Monday, 22 July 2013

The week(end) that was - #7

Juninho rolls back the years, Alexandre Pato and Renato Augusto show their true colours and São Paulo continue to struggle: it's the weekend in Brazilian football!

The Little King returns

Few players in the Brazilian game feel a stronger connection with a single team than Juninho Pernambucano does with Vasco da Gama. The love affair started in 1995 when the midfielder, then a fresh-faced (well, fresher-faced) youth, joined the Rio outfit from Sport. He went on to play a key role as Vasco won two domestic titles and a maiden Copa Libertadores crown, before making the inevitable switch to Europe. A decade later he returned to huge fanfare, signing a contract worth just £55 a week with the notoriously debt-happy club.

Juninho left Vasco for a second time in December 2012 after growing frustrated with boardroom bickering and penned a deal with New York Red Bulls. But when that arrangement soured, the man nicknamed Reizinho da Colina (Little King of the Hill – in reference to the location of the club's stadium rather than the cartoon) made an unexpected return to his spiritual home, signing a contract that will keep him at São Januário until December.

Fittingly, the first appearance of his third spell coincided with the return of domestic football to the Maracanã, the site of many of his past glories. Sunday's clássico between Fluminense and Vasco was the first club match to be played in the historic stadium since September 2010 and drew a crowd of nearly 35,000 paying spectators – a good 30,000 more than Fluminense had averaged in their four 'home' matches up to that point.

Vasco were hopeful that Juninho's presence would help them leapfrog their city rivals in the Série A table, and father fate did not disappoint. Juninho retook to Brazilian football in style, scoring the opener with a powerful effort before laying on another as Vasco ran out 3-1 winners.

Midtable mediocrity may beckon for the Gigante da Colina but at least fans can look forward to their favourite son providing some fireworks (and scoring some free-kicks) before the end of the season.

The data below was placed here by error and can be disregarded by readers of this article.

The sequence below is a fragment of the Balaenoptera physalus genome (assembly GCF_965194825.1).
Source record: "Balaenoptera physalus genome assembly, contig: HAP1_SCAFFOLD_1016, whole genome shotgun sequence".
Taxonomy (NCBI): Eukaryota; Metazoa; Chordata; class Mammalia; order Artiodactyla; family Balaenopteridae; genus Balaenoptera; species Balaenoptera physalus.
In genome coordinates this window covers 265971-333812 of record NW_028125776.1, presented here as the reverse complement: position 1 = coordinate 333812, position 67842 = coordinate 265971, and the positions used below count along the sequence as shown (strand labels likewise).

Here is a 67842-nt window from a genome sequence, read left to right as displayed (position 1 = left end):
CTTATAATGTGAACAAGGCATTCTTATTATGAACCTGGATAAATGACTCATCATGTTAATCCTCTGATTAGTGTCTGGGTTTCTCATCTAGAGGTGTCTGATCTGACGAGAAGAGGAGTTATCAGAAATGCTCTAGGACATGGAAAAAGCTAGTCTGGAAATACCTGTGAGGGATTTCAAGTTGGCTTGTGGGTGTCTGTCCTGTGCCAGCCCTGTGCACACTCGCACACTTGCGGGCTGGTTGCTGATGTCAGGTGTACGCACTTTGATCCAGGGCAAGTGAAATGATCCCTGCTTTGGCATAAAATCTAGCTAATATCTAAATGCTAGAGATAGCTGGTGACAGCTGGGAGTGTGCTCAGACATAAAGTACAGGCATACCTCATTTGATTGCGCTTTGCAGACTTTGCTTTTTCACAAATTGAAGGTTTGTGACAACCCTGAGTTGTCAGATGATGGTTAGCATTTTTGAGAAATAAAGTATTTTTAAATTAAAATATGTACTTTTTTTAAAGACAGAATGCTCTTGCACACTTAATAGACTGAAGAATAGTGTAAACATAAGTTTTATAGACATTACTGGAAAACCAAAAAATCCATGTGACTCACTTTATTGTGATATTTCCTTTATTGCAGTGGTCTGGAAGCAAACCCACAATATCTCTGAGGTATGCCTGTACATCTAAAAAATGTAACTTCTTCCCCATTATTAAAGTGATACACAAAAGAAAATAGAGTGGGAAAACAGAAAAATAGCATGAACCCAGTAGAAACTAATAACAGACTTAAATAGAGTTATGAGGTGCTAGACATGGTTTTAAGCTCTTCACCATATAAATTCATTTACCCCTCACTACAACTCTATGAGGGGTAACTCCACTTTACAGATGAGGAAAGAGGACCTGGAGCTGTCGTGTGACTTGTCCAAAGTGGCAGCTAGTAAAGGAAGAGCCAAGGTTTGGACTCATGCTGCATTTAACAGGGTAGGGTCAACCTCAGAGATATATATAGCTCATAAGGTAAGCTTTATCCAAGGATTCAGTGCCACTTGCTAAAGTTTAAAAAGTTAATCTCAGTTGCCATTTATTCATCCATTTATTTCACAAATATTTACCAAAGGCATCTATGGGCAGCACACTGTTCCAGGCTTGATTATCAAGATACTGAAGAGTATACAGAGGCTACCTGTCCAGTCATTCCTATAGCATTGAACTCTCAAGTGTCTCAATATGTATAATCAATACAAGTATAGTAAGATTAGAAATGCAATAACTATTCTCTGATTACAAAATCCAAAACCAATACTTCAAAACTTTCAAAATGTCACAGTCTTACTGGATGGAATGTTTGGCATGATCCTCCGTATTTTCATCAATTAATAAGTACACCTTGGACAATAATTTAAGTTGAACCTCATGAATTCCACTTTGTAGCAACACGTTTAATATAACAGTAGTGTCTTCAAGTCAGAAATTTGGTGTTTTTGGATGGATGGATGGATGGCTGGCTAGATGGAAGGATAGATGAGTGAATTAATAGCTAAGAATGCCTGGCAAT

(Juninho wasn't the only veteran to shine this weekend, incidentally: Alex (35) took his tally for the year to 21 with a brace for Coritiba against Santos; Zé Roberto (39) scored a fine goal for Grêmio; and Paulo Baier (38) provided a dreamy assist for Marcelo in Atlético Paranaense's 1-1 draw with Corinthians.

Masked avengers

That final match was notable mainly for the monsoon-like conditions in which it took place, but also because it underlined a recent upturn in fortunes for Corinthians' two big off-season signings. Repatriated from Europe at no little expense, Alexandre Pato and Renato Augusto both made underwhelming starts to life at the Parque São Jorge, the former developing a worrying habit of missing open goals and the latter struggling to shake off a series of injuries.

A couple of months ago fans would have been forgiven for wondering whether the €15million spent on the pair might have been better invested elsewhere, but both have provided glimpses of their talent in recent weeks: Renato scored an imperious lob in the first leg of the Recopa Sul-Americana final against São Paulo (never a bad way to ingratiate yourself to the Fiel) while Pato netted twice to give the Timão a valuable away win against Bahia a fortnight ago.

The two linked up to good effect on Sunday, combining for their side's equalising goal. Renato, wearing a Phantom-of-the-Opera mask to protect a facial injury sustained earlier in the month, dug out a tempting cross for Pato, who planted a firm header past Weverton in the Atlético goal. The former Milan striker proceeded to show off his mysterious new hand-mask celebration, which has proven a big hit among Corinthians fans online. Both he and Renato will be keen to show more of their true colours in the coming months.

From bad to worse

São Paulo continue to outdo themselves in their one-horse race to the bottom. Coming into the weekend the Tricolor had lost six games on the trot – an indignity they had not suffered since the first six matches of the club's history, back in 1936. This weekend things started off reasonably enough, Paulo Autouri's side making it to half-time on level terms with in-form Cruzeiro. But then things fell apart once more. Luan profitted from some shoddy defending to slam home a volley and then trundled through to add a second. He completed his hat-trick minutes later with jarring inevitability.

"They have become the league's punch bag," Estado de S.Paulo columnist Artero Greco mused. "At the first sign of strength from their opponents, they lose control in every way – physically, emotionally and tactically."

The problem for São Paulo is that the experienced players who could reasonably be expected to set an example are among the biggest culprits in their decline: Rogério Ceni has more power in the dressing room than is healthy; Lúcio is a shadow of the player who captained Brazil; Luís Fabiano seems more interested in locking horns with referees than he is in scoring goals. Unfortunately, things are likely to get worse before they get better.

A version of this article was published by The Guardian.

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